One of my consistent go-to's when we cruise it getting a massage. It's never a cheap endeavor, but it always feels like vacation. On our triumphant return to cruising before Christmas, I decided to try something new, especially given Covid and the idea of being in a small room with a stranger for 90 minutes, and Diana and I agreed that we should do his-and-hers pedicures. I've never done that before, but it was very much like the thing I'm looking for on every cruise: I want someone to just look after me and take care of me in a way that I wouldn't encounter in regular life. I'm kind of ticklish when it comes to feet, but whatever, I thought I'd give it a try.
I actually enjoyed it quite a bit. When I plopped my feet on the stand, I was surprised that the manicurist said I have "really beautiful feet." Strangest compliment that I've ever had, for sure. Going into it, I thought, you know, I don't get a discount for not having any nail polish applied, so I'm going to go goth and get the black nail polish. It reminded me of some interview I read more than a decade ago, where Shirley Manson, singer of my favorite band Garbage, and a decade junior to the boys in the band, talked about painting their fingernails as a tour ritual. I thought, you know, if it's good enough for dudes 20 years older than me, it's good enough for me. I fancy myself a little as a wannabe rock star anyway.
I wasn't trying to make a statement or anything, and honestly I spent much of the cruise amused at my funny toes. I'm still amused by it, especially now that I can see precisely how much my toenails have grown in three weeks. But as we were in concierge for that cruise, and hanging out a lot in the concierge lounge (where the drinks are included), I did wonder if the fancy people noticed. Not the young woman with piercings and tattoos vacationing with her mom, but definitely the woman bragging about her 14 Christmas trees in her 6,000 square foot house. Yes, as it turns out, I was judging while wondering if I was being judged.
Whatever, I didn't think much about it until Christmas, when a family member, who had seen my Instagram post about my feet but clearly didn't swipe to the second photo (below), was somewhat appalled by what I had done. She made some comments about how she was raised, and I called her out: Her definitions about what constitutes gender norms was not her choice, as she learned them and never questioned them. It was not my intention to make her uncomfortable, but clearly I did. It goes back to something I wrote about last July, that we adhere to cultural norms that we certainly did not choose. She expressed outrage about something she saw on Fox News about some school asking a child about what gender they thought they were, but this isn't even about that.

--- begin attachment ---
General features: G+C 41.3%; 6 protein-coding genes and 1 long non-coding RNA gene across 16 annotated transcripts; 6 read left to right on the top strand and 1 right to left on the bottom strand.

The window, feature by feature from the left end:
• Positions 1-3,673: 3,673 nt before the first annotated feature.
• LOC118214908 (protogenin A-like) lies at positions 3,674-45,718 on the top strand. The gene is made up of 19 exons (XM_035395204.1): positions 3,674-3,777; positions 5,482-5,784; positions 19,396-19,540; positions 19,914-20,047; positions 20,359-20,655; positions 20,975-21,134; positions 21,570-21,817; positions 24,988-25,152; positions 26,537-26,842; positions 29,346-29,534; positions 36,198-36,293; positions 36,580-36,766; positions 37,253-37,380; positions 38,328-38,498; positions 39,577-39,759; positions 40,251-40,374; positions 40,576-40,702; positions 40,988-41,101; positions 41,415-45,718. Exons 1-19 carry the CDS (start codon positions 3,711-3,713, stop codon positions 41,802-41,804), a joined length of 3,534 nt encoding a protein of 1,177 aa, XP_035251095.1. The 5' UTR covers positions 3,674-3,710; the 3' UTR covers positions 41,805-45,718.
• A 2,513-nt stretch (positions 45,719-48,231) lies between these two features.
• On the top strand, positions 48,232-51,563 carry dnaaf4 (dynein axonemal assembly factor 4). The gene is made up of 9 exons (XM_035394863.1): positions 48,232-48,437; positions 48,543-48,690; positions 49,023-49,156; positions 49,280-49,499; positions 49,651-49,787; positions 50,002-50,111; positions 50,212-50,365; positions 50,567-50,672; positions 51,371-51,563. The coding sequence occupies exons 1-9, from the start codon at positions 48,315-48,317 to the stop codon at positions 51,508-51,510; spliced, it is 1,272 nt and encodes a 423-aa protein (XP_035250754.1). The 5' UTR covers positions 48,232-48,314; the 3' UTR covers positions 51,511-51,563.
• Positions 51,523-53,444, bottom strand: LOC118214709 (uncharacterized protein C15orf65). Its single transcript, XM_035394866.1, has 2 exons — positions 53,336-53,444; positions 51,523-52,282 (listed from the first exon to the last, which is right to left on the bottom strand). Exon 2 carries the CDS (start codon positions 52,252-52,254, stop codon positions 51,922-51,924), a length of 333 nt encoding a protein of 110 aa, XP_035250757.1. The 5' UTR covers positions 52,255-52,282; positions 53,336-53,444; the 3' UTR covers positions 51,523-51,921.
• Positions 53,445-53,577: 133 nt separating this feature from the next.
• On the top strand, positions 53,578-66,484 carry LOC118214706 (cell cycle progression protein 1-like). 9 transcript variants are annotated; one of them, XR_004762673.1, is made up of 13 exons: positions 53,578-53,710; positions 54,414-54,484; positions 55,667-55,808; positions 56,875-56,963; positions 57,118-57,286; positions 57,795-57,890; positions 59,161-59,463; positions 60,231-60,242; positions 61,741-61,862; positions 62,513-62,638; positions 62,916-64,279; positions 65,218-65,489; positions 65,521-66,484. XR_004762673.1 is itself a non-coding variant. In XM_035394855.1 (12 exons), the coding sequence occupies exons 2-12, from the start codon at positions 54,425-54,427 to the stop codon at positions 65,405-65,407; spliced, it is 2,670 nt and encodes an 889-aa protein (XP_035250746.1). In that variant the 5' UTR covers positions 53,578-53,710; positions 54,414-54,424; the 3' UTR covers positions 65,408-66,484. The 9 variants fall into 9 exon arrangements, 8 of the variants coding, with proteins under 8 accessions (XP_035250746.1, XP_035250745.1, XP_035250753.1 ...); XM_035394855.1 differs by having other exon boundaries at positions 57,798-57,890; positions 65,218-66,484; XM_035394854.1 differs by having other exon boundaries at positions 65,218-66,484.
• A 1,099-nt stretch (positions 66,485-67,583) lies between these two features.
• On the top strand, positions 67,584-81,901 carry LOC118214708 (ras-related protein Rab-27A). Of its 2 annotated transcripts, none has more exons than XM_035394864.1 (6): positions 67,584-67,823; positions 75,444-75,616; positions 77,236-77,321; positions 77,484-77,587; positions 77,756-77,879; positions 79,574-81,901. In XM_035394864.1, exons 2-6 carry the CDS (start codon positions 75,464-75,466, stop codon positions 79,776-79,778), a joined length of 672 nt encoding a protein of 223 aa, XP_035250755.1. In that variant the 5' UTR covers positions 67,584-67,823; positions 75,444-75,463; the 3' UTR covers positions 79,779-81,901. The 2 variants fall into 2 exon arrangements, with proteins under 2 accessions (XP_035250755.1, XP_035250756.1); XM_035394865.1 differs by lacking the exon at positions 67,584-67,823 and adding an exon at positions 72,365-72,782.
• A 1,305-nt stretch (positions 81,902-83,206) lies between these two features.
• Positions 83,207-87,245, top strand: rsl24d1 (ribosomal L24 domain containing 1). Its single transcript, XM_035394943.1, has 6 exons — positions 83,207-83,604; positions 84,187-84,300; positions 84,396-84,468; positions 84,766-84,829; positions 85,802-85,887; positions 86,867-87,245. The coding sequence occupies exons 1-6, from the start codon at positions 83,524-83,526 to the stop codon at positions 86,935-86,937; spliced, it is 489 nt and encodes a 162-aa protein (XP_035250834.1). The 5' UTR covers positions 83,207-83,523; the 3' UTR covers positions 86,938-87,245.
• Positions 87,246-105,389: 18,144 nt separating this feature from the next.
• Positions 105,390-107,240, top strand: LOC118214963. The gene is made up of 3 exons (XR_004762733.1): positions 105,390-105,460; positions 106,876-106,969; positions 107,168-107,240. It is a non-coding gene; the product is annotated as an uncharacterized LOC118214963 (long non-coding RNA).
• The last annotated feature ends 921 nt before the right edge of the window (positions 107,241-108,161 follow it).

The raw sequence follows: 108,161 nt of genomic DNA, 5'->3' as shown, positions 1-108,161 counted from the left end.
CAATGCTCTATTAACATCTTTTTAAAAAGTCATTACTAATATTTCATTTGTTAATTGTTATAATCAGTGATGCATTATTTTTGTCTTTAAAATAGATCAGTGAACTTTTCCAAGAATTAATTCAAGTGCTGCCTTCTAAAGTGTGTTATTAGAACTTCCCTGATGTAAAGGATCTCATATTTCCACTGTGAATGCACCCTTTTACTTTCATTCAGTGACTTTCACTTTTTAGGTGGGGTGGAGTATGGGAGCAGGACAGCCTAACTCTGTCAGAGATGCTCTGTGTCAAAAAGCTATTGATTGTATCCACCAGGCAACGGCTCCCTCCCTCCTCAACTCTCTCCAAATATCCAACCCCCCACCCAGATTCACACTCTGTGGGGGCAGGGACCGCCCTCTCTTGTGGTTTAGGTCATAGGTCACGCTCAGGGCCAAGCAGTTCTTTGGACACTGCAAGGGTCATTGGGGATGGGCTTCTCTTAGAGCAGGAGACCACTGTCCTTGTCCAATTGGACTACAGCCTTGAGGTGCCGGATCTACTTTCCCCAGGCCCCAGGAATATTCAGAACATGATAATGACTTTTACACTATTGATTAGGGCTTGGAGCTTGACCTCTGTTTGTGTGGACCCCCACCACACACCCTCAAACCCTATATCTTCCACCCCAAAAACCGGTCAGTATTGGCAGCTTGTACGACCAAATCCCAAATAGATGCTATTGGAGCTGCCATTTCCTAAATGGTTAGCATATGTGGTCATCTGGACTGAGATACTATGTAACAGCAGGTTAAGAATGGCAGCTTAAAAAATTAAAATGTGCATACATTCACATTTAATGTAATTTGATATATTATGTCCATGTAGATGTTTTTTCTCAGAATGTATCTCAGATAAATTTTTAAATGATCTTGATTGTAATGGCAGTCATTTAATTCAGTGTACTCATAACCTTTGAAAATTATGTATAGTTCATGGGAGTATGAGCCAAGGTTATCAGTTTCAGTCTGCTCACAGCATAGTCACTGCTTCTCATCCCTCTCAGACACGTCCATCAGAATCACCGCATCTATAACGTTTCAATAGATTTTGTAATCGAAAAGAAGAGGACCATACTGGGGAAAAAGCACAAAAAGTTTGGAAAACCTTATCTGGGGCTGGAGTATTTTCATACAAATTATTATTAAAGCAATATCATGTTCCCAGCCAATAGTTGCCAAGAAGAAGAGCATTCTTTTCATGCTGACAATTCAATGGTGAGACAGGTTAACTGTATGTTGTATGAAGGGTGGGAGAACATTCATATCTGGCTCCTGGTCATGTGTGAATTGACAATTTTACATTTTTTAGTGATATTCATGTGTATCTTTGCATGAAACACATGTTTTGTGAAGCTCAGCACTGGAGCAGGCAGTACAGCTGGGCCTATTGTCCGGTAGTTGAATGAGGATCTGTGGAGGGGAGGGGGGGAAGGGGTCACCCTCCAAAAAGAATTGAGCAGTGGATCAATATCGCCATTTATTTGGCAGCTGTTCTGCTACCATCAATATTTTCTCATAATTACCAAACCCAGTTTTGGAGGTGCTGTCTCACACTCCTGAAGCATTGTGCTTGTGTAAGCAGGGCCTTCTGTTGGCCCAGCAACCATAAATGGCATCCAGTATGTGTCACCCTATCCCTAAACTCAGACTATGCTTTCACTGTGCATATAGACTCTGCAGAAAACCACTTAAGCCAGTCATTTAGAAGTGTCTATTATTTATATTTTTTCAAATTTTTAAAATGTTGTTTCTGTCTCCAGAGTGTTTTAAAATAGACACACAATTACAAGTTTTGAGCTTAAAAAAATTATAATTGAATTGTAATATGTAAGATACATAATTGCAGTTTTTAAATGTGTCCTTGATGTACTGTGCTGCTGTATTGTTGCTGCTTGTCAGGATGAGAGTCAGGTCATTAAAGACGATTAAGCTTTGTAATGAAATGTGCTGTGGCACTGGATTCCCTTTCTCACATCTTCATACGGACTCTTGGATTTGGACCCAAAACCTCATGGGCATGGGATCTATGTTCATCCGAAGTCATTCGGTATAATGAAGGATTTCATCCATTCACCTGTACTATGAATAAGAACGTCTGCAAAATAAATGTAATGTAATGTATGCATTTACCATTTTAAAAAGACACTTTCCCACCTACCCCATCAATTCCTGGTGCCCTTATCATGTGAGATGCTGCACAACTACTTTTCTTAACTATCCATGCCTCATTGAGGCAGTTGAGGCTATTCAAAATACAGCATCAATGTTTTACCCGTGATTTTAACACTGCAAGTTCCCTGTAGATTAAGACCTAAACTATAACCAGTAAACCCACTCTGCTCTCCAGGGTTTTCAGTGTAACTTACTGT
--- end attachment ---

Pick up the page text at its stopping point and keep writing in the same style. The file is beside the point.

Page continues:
The objective reality is that boys play with trucks and girls play with dolls because that's a cultural standard that most people never really opt-in to. It was just there. The same is true on any number of stereotypes, whether it be trivial things about who uses cosmetics or who assumes the primary roles in raising children or providing income. These are all arbitrary.
I'm not trying to be some kind of woke-monster here. I never really thought about it until I had a child and started working through the possibilities of who he might be. For the whole range of identity possibilities, including sexuality, gender identity and just making choices about what's comfortable, I don't know what he'll arrive at. I just want to make sure that if he has any feelings that don't align with any of the conventional things that have to do with having testicles, that he feels like he can come to us with those feelings.
Thinking through it, it's kind of odd that women in our culture do all of the pretty things. History seems to indicate that the Egyptians took the opposite approach, with men being made pretty, and even colonial America had men wearing wigs with big hair. Other animals, especially birds, think peacocks, make the boys pretty. And us humans, look at us. Men get the pot bellies, the receding hairlines, body hair everywhere, while women get the curves and keep the hair on their head mostly. Doesn't it seem like men should be using cosmetics more than women? And don't even get me started about dresses. Men have the dangly parts and yet we're expected to wear pants. The gender norms are arbitrary, at best.
As for me, if I get another pedicure at some point, sure, I'll get the black polish again, because 🤘. I don't think I would actively try to keep it up myself, because it seems like a lot of work, and I wouldn't say I "feel pretty." I think my bigger point is that, it shouldn't matter. I'm not going to be bound by arbitrary norms.